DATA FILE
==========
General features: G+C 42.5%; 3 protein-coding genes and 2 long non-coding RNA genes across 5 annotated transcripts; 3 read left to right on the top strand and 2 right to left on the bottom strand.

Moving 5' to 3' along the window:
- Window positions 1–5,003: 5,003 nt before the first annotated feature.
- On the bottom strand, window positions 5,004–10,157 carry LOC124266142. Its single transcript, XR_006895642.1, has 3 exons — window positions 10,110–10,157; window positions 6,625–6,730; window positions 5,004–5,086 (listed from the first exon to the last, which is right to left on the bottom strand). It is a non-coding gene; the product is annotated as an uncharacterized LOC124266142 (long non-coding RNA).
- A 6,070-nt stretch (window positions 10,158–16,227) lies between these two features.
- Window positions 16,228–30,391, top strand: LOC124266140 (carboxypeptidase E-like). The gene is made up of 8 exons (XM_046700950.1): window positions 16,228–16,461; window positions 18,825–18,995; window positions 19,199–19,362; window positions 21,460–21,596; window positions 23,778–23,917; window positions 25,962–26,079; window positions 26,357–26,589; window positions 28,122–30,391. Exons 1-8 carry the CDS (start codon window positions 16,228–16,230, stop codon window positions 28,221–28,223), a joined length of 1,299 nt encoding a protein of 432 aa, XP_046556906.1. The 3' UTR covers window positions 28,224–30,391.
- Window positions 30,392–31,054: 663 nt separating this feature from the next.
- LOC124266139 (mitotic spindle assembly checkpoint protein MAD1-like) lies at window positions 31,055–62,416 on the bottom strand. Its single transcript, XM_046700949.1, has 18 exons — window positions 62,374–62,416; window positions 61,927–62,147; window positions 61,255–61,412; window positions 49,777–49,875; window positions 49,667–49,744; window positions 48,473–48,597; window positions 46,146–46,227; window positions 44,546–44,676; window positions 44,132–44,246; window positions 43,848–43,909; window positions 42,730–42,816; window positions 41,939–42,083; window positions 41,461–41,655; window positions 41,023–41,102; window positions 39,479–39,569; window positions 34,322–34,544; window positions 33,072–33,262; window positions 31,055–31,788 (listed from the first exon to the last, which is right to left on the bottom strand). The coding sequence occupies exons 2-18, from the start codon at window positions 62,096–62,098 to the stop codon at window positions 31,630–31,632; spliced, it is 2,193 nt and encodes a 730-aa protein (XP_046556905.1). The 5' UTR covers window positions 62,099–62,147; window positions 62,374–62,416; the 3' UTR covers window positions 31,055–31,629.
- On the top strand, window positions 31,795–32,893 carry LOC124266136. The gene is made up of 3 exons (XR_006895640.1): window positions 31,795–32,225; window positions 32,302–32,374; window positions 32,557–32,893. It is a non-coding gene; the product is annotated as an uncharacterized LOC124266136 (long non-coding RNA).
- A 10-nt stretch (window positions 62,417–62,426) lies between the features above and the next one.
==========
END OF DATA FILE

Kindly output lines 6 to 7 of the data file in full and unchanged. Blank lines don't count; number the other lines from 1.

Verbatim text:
- Window positions 16,228–30,391, top strand: LOC124266140 (carboxypeptidase E-like). The gene is made up of 8 exons (XM_046700950.1): window positions 16,228–16,461; window positions 18,825–18,995; window positions 19,199–19,362; window positions 21,460–21,596; window positions 23,778–23,917; window positions 25,962–26,079; window positions 26,357–26,589; window positions 28,122–30,391. Exons 1-8 carry the CDS (start codon window positions 16,228–16,230, stop codon window positions 28,221–28,223), a joined length of 1,299 nt encoding a protein of 432 aa, XP_046556906.1. The 3' UTR covers window positions 28,224–30,391.
- Window positions 30,392–31,054: 663 nt separating this feature from the next.